# Quick Ratio Calculator

**
Instructions:
**
Use our Quick Ratio Calculator with steps, to compute the quick ratio \((QR)\) for a firm. You need to provide the current
assets \((CA)\), the inventory \((I)\) and the current liabilities \((CL)\):

## Quick Ratio Calculator

More about this
*
quick ratio calculator
*
that will help you interpret the results provided by this solver

The quick ratio corresponds to the ratio between the liquid current assets and current liabilities. This ratio is a measure of short term liquidity and it indicates how many times can current debt and liabilities be paid using only its liquid current assets.

### How is the quick ratio computed?

The quick ratio is computed as:

\[ QR = \displaystyle \frac{CA - I}{CL}\]What is the importance of the quick ratio? It is quite important, because the quick ratio measures the short term liquidity of a firm, but it corrects the current ratio by not considering assets that are not totally liquid in the short term, like inventories.

### Is a high quick ratio good?

In general terms, the answer is yes, because a higher quick ratio indicates more liquidity. But then the question is : What is a good quick ratio? How high a quick ratio needs to be in order to be considered good?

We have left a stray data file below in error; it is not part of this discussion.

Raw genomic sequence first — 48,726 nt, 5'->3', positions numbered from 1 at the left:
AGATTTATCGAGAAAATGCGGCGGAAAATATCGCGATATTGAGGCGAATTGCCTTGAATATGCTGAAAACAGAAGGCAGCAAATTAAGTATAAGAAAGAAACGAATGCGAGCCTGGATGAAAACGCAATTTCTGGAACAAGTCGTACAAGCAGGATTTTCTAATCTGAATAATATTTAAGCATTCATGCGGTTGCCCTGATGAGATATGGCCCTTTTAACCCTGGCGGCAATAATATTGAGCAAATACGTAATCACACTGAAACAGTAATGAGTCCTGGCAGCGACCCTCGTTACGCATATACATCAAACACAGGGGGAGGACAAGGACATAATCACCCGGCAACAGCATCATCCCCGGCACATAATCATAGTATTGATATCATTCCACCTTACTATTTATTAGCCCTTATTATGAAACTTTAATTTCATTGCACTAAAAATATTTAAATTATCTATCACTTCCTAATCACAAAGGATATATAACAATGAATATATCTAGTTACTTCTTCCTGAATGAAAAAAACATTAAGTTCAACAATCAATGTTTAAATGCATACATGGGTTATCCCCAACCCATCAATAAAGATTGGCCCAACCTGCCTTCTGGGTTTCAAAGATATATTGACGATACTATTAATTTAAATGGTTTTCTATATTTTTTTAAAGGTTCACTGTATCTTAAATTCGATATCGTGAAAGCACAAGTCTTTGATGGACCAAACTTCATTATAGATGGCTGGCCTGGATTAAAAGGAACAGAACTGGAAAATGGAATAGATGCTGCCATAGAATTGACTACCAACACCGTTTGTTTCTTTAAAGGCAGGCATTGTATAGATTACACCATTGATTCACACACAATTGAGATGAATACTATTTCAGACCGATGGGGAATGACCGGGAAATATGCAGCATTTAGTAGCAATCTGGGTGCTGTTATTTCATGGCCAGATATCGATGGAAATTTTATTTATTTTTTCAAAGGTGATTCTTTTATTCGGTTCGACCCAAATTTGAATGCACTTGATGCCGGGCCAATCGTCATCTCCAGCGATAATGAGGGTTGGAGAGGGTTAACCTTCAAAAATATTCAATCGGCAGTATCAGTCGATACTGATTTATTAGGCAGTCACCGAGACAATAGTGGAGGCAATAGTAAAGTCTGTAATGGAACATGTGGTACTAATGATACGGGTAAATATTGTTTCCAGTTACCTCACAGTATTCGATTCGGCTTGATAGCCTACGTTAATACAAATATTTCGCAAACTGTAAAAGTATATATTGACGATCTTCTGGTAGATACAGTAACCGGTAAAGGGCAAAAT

A good quick ratio will be greater than 1, but it is something that changes from industry to industry. Indeed, a firm will want to have a quick ratio that is larger than 1, and ideally is higher than the average for the industry in which the company operates in.

### Quick ratio example

**Question**: A manager of a firm is concerned about short-term liquidity. If the firm's current assets are $10,000, the inventory
is $4,000, and the current liability are $5,500, what is the quick ratio of the firm?

Solution:

This is the information we have been provided with:

• The current assets are \(CA = 10000\), the inventory is \(I = 4000\), and the current liabilities are \(CL = 5500\)

Hence, the quick ratio \(QR\) is computed using the following formula:

\[ \begin{array}{ccl} QR & = & \displaystyle \frac{\text{Current Assets - Inventory}}{\text{Current Liabilities}} \\\\ \\\\ & = & \displaystyle \frac{10000 - 4000}{5500} \\\\ \\\\ & = & \displaystyle \frac{6000}{5500} \\\\ \\\\ & = & 1.09 \end{array} \]Therefore, the quick ratio, for the given current assets of \(CA = 10000\), inventory of \(I = 4000\) and current liabilities of \(CL = 5500\), is \(QR = 1.09 \). This means that firm can pay \(1.09\) times of its current (short-term) debt and obligations with its more liquid current assets.

### Other financial calculators that measure liquidity

You can use also our current ratio calculator , which includes inventories in the liquid assets. Also, you may be interested in using our inventory turnover ratio calculator , in order to deal how a firm deals and how efficiently they deal with their inventories.